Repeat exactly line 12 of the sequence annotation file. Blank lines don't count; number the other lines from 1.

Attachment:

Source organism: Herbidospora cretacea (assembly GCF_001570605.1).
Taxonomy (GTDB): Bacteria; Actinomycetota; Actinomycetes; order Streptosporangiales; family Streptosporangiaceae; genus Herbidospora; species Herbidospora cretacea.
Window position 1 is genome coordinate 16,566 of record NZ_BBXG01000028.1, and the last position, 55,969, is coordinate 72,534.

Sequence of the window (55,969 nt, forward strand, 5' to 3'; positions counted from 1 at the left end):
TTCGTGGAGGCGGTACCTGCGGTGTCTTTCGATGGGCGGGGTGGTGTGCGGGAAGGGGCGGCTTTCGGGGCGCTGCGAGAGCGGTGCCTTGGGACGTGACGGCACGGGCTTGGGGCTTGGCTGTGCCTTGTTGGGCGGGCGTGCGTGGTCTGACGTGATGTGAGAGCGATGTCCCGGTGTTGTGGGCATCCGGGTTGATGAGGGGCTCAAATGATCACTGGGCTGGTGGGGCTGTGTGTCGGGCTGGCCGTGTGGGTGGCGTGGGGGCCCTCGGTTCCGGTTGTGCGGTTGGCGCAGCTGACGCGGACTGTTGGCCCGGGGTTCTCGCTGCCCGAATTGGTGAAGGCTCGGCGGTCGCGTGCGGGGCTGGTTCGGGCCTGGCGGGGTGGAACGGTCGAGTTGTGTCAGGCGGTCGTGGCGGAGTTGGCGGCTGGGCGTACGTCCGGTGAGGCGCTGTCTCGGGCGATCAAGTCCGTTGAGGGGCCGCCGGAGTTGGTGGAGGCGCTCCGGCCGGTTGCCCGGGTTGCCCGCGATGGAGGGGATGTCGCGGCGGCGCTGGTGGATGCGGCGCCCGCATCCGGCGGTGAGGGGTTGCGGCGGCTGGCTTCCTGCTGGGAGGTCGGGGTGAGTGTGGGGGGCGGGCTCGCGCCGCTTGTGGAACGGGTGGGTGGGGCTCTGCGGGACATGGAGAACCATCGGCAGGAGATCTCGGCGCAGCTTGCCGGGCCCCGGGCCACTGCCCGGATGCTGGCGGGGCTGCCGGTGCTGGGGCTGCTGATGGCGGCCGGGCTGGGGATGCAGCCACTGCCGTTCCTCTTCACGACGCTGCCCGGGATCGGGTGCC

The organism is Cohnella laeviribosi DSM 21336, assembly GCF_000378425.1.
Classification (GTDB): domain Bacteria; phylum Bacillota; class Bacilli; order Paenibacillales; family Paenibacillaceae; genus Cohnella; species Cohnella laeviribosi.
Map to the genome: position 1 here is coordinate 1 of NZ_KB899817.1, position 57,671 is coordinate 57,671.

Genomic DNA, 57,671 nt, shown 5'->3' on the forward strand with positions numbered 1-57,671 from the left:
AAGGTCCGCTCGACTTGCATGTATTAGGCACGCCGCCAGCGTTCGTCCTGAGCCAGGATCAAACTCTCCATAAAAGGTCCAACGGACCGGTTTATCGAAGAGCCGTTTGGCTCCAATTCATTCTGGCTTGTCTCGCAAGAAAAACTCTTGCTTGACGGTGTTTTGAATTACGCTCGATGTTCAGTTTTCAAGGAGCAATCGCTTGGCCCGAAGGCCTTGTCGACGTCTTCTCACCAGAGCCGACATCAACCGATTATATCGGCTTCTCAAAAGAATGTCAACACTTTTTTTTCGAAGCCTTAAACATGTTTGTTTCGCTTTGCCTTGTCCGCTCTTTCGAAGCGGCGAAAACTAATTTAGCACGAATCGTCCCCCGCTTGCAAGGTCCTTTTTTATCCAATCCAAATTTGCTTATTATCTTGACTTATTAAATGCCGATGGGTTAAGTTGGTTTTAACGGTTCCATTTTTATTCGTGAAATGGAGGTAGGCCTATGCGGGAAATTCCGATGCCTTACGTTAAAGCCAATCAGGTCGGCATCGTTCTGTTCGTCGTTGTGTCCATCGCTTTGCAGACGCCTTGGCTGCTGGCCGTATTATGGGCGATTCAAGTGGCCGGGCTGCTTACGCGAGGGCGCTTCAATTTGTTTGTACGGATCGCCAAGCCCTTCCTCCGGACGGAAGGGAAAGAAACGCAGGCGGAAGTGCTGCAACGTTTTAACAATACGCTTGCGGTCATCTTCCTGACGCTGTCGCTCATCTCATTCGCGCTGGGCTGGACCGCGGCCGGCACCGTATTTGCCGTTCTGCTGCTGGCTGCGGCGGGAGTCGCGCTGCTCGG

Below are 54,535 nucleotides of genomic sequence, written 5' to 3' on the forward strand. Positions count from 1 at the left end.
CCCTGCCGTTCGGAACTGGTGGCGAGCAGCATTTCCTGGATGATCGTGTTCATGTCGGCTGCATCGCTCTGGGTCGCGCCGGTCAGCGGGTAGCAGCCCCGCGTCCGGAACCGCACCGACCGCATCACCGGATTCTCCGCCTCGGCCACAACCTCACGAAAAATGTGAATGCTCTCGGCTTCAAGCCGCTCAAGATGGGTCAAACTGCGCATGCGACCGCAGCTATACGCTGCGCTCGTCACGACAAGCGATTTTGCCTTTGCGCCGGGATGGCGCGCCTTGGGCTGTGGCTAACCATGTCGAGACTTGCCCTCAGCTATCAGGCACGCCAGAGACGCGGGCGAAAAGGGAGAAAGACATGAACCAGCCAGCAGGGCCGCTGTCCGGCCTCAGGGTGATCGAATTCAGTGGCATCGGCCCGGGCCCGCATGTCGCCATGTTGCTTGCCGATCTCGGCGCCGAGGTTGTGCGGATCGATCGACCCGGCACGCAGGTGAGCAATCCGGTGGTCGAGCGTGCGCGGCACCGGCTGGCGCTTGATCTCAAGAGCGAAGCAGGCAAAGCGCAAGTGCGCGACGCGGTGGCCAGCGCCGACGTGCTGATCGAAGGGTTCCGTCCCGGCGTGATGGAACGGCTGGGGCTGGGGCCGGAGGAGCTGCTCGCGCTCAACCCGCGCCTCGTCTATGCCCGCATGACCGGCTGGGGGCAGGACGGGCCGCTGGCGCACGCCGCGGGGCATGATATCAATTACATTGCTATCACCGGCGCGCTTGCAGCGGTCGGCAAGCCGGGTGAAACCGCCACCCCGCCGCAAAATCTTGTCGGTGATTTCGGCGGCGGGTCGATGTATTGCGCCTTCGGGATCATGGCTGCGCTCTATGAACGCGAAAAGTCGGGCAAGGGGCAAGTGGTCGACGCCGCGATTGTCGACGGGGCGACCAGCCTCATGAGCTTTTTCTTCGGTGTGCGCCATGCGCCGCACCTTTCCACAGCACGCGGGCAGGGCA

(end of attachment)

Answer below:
CCCTGCCGTTCGGAACTGGTGGCGAGCAGCATTTCCTGGATGATCGTGTTCATGTCGGCTGCATCGCTCTGGGTCGCGCCGGTCAGCGGGTAGCAGCCCCGCGTCCGGAACCGCACCGACCGCATCACCGGATTCTCCGCCTCGGCCACAACCTCACGAAAAATGTGAATGCTCTCGGCTTCAAGCCGCTCAAGATGGGTCAAACTGCGCATGCGACCGCAGCTATACGCTGCGCTCGTCACGACAAGCGATTTTGCCTTTGCGCCGGGATGGCGCGCCTTGGGCTGTGGCTAACCATGTCGAGACTTGCCCTCAGCTATCAGGCACGCCAGAGACGCGGGCGAAAAGGGAGAAAGACATGAACCAGCCAGCAGGGCCGCTGTCCGGCCTCAGGGTGATCGAATTCAGTGGCATCGGCCCGGGCCCGCATGTCGCCATGTTGCTTGCCGATCTCGGCGCCGAGGTTGTGCGGATCGATCGACCCGGCACGCAGGTGAGCAATCCGGTGGTCGAGCGTGCGCGGCACCGGCTGGCGCTTGATCTCAAGAGCGAAGCAGGCAAAGCGCAAGTGCGCGACGCGGTGGCCAGCGCCGACGTGCTGATCGAAGGGTTCCGTCCCGGCGTGATGGAACGGCTGGGGCTGGGGCCGGAGGAGCTGCTCGCGCTCAACCCGCGCCTCGTCTATGCCCGCATGACCGGCTGGGGGCAGGACGGGCCGCTGGCGCACGCCGCGGGGCATGATATCAATTACATTGCTATCACCGGCGCGCTTGCAGCGGTCGGCAAGCCGGGTGAAACCGCCACCCCGCCGCAAAATCTTGTCGGTGATTTCGGCGGCGGGTCGATGTATTGCGCCTTCGGGATCATGGCTGCGCTCTATGAACGCGAAAAGTCGGGCAAGGGGCAAGTGGTCGACGCCGCGATTGTCGACGGGGCGACCAGCCTCATGAGCTTTTTCTTCGGTGTGCGCCATGCGCCGCACCTTTCCACAGCACGCGGGCAGGGCA